We have received further data from Nakajima-san, Nogami-san (Hida Observatory, reported earlier), Tom Krajci. Sano-san also commnicated the report of successful observation. From all the reported and analyzed observations, we have obtained a refined superhump period of 0.06326(5) d. The superhump signal is very strong. In addition to these superhumps, there is a hint of low-amplitude (~0.03 mag) qausi-periodic oscillations with periods of 6-7 min. This feature was most prominent in June 5 data. This appearance of QPOs dueing the early stage of a superoutburst reminds us of "super-QPOs", which are long-period QPOs with high coherence seen only during a limited stage of an superoutburst.

   Literature: Kato et al. (1992) PASJ 44, L215
               Kato (2002) PASJ 54, 87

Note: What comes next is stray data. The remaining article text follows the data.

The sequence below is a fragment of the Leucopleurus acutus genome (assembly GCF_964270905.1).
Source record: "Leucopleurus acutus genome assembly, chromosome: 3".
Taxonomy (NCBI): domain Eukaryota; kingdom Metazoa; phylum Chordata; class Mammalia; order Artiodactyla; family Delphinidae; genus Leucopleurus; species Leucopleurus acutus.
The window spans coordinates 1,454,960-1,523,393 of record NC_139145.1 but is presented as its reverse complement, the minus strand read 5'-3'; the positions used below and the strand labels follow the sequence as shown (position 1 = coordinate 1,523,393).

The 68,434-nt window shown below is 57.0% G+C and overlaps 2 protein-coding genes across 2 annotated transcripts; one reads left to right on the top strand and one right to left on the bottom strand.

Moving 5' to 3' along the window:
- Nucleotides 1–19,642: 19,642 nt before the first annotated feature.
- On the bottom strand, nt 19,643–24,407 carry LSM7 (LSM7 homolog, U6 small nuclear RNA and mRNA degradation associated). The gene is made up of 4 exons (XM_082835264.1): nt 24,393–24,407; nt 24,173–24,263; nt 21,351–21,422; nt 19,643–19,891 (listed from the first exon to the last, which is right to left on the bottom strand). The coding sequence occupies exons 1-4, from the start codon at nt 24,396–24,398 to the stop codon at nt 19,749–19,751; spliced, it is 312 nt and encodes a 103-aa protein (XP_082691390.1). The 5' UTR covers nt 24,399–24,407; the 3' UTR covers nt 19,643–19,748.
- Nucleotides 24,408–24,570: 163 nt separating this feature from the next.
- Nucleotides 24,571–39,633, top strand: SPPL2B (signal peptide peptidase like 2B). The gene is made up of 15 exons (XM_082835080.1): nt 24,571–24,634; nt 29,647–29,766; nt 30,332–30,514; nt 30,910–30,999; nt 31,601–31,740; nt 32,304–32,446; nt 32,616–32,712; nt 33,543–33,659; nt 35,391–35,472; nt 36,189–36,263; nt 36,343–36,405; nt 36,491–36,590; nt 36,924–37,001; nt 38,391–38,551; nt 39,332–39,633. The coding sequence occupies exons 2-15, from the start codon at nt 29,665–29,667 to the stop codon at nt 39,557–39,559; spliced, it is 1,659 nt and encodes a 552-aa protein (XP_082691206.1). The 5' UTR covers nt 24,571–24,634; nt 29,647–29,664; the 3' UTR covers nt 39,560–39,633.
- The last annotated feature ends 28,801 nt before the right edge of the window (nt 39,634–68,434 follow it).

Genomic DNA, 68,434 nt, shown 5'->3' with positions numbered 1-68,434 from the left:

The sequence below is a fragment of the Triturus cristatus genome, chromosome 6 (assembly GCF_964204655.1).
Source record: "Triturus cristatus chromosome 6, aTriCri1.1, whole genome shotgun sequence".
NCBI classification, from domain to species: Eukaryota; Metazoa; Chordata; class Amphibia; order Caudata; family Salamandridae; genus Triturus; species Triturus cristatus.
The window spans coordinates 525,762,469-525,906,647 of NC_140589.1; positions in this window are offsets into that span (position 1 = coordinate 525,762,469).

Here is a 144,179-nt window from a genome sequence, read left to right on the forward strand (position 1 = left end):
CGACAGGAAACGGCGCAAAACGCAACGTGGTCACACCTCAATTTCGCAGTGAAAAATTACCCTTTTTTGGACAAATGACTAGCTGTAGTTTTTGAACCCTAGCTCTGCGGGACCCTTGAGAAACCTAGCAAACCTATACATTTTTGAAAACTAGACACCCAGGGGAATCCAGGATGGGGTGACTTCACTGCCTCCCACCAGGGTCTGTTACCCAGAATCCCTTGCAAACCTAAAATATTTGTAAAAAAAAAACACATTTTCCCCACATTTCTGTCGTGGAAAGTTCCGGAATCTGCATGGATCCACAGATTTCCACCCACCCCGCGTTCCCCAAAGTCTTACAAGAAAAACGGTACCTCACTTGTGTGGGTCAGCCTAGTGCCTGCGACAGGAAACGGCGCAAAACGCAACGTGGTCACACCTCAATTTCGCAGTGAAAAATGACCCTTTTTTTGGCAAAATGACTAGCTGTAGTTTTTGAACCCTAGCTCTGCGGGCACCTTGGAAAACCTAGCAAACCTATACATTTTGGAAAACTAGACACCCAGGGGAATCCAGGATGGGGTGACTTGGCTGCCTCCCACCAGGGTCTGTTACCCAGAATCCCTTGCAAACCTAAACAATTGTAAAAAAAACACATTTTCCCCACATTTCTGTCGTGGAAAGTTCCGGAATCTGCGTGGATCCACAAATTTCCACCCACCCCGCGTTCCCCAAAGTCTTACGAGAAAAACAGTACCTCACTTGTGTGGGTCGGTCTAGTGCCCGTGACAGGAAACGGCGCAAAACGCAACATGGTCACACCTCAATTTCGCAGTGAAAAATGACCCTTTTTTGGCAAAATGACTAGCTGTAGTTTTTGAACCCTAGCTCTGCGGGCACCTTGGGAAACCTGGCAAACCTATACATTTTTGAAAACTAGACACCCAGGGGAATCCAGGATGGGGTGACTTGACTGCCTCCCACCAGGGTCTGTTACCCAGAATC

Although this phenomenon has a period similar to other QPOs in (outbursting) dwarf novae, I consider that the mechanism of excitation would be different, since the appearance of this phenomenon is closely associated with a specific stage of a superoutburst. In any case, the bright new, somewhat peculiar, SU UMa star GO Com would provide deep insight into the physics of SU UMa-type stars, superhumps and QPOs. Please continue observing this object as the top priority target for the evening to midnight.
Taichi Kato
VSNET Collaboration team

Superhump Period Evolution

(vsnet-campaign-dn 3743)

Dear Colleagues,

We have received further data from Donn Starkey. The combination of all the data now marginally show the decrease in the superhump period, which is not inconsistent with the superhump period (the superhump period of GO Com lies close to the borderline of negative-postive superhump Pdot distribution). However, the data may also suggest that the early 10 superhump cycles had a different period evolution from that in the later stage. In any case, we are witnessing the early development of the superhumps, as is also suggested from the presence of what can be understood as "super-QPOs".

We have updated the figure of the superhump profile on the VSNET web page. Please reload the figure.

Taichi Kato
VSNET Collaboration team

(vsnet-campaign-dn 3751)